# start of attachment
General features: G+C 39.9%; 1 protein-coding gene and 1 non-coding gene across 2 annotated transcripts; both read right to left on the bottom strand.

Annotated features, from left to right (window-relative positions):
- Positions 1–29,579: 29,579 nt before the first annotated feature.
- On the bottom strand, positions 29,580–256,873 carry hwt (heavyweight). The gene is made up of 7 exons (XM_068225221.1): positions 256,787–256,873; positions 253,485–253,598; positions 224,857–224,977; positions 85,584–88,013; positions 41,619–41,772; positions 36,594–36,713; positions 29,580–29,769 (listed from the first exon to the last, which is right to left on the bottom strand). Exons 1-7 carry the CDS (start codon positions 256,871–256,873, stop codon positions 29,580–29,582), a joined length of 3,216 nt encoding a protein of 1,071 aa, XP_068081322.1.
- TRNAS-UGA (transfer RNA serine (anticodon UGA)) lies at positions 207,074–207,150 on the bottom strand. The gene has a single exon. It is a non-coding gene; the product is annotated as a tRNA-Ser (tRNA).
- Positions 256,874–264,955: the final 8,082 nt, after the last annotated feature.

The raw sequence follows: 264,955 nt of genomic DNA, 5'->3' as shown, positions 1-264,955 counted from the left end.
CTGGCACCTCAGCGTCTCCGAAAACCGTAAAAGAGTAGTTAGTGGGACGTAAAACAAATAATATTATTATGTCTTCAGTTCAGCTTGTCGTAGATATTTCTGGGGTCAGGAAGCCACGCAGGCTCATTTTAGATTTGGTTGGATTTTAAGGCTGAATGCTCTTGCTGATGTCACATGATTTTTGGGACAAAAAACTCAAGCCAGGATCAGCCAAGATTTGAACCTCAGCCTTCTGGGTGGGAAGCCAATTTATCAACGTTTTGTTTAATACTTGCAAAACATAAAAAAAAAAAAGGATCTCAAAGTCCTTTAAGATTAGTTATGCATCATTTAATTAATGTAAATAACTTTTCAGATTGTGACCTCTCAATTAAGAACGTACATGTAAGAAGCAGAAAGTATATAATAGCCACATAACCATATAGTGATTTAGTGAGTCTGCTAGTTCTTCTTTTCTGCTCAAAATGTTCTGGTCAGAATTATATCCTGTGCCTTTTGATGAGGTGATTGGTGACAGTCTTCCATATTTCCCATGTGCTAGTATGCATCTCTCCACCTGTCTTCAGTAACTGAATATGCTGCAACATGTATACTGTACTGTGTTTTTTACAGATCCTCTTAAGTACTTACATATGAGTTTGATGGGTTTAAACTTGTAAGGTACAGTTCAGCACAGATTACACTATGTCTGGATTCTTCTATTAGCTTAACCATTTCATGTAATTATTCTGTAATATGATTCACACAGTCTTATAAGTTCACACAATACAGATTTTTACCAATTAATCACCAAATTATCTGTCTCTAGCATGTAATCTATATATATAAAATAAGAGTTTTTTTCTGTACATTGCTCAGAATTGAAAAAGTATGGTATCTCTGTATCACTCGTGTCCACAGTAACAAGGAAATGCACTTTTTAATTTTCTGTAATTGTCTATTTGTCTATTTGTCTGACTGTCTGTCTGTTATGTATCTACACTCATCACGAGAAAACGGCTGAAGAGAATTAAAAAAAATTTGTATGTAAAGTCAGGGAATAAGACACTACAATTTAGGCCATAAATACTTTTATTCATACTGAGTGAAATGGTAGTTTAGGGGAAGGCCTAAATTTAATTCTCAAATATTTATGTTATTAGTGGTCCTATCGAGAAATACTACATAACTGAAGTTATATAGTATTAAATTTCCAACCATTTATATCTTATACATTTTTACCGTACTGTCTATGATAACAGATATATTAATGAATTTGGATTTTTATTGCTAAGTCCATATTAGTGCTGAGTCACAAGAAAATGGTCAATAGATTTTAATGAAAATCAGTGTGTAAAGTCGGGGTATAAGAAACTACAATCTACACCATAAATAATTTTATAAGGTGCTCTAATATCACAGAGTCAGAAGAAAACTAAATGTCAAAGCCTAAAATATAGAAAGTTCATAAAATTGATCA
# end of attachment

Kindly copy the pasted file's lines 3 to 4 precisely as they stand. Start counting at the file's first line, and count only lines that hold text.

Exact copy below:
- Positions 1–29,579: 29,579 nt before the first annotated feature.
- On the bottom strand, positions 29,580–256,873 carry hwt (heavyweight). The gene is made up of 7 exons (XM_068225221.1): positions 256,787–256,873; positions 253,485–253,598; positions 224,857–224,977; positions 85,584–88,013; positions 41,619–41,772; positions 36,594–36,713; positions 29,580–29,769 (listed from the first exon to the last, which is right to left on the bottom strand). Exons 1-7 carry the CDS (start codon positions 256,871–256,873, stop codon positions 29,580–29,582), a joined length of 3,216 nt encoding a protein of 1,071 aa, XP_068081322.1.